Insights from the Outside: Critical Patient Conversations

Insights from the Outside is a group of practicing clinician practice owners. This is a diverse group from many medical specialties, including dentistry, veterinary medicine, cosmetic surgery, ophthalmology, audiology and optometry. This group was uniquely created by CareCredit for the purpose of capturing and sharing “best practices” to some of the common challenges all healthcare business owners face, such as attracting new patients, the patient experience, patient retention, social media, team training and empowerment and much more.

In this article, dentist Dr. Howard Ong, owner of Seal Beach Dentistry and NOLA Aronson, owner of Advanced Audiology, discuss how they handle critical patient conversations.
Why are the team’s communication skills so important to the success of the practice?
Dr.Ong: The way your team communicates is a direct reflection of your culture and brand. Often patients interact more with your team than they do you, the clinician. So your team is your “voice” to patients. And what patients want to know is that they are welcome, that they will be expertly cared for clinically and relationally, and they have chosen the right practice.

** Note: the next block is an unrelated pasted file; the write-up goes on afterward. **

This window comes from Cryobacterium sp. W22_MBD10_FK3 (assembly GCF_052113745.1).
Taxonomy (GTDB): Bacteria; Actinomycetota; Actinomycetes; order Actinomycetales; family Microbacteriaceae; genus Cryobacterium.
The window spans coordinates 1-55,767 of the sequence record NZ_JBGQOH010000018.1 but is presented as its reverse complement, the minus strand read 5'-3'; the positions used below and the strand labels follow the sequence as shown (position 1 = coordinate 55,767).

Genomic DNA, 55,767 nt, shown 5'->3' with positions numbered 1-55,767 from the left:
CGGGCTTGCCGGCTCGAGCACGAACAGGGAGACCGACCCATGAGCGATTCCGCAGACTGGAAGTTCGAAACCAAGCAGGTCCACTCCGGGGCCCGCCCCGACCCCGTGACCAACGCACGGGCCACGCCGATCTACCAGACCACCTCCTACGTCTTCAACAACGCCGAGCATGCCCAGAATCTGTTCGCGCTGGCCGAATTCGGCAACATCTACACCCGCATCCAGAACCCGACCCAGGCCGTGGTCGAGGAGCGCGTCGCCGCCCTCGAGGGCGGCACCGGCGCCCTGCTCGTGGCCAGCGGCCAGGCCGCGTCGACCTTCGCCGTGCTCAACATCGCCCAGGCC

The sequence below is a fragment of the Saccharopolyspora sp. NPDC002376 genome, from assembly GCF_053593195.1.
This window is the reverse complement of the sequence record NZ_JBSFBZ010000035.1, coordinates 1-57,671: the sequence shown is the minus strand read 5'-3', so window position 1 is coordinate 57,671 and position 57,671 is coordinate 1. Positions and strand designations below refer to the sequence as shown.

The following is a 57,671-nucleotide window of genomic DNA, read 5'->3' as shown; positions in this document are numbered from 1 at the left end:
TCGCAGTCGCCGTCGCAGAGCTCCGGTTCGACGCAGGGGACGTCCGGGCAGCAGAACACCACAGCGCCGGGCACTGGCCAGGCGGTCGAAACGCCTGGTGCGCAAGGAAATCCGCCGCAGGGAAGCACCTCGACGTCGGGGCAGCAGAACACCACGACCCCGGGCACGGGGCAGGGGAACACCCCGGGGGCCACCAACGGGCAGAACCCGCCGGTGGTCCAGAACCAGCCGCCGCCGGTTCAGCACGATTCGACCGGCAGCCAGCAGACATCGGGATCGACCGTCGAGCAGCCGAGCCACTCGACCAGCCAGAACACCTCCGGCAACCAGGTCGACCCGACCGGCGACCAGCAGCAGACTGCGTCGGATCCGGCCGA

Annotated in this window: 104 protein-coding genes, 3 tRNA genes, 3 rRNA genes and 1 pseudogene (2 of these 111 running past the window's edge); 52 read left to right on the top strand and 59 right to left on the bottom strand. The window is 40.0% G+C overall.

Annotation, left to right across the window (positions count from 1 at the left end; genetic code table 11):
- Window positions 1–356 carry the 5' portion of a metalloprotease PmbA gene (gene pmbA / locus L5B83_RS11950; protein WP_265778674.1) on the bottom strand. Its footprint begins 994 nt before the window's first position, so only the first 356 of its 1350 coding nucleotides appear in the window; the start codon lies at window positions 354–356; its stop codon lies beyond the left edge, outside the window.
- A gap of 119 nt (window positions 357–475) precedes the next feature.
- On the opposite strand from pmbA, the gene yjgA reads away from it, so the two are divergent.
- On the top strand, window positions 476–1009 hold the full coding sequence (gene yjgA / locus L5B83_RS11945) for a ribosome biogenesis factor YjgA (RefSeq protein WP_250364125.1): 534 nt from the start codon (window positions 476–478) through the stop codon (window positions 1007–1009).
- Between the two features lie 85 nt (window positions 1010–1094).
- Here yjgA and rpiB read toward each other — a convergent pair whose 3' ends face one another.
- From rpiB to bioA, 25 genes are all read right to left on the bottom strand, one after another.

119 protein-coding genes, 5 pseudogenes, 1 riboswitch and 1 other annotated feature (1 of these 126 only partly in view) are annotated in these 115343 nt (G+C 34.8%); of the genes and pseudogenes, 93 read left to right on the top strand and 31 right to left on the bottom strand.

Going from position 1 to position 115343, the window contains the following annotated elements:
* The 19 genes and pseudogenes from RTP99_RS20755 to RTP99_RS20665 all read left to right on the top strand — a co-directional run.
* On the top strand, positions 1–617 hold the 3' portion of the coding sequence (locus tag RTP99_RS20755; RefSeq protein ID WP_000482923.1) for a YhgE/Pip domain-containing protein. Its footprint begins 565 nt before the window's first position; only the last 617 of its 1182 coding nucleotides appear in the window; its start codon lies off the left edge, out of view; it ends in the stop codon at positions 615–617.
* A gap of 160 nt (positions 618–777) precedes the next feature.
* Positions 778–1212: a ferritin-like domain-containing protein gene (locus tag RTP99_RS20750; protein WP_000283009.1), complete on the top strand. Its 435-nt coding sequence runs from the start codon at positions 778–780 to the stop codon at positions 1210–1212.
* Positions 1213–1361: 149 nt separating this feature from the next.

NOLA: People often come in our practice door with elevated emotions. They are stressed, concerned and anxious. First and foremost, they want to feel welcomed and comfortable. When people are emotional, it’s harder for them to make great decisions regarding their hearing health. The team is responsible for communicating empathy and expertise to patients, so they can relax and be confident they have chosen the right practice for their hearing health needs.
Which conversations are the most critical?
NOLA: Every conversation the team has with patients is an opportunity to build relationships, resulting in treatment acceptance, patient satisfaction, retention and referrals. But there are three critical conversations that directly impact the health of the practice and patients, which are 1) the new patient call, 2) the clinical results and recommendations discussion and 3) the financial conversation.

Dr.Ong: I agree with Nola. Those are the three top conversations and the most important thing to communicate in all three of those conversations is value. When it comes to any type of product or service, people invest in things they value – their smile, their hearing, their relationships.
Can you give me some key strategies for a successful new patient call?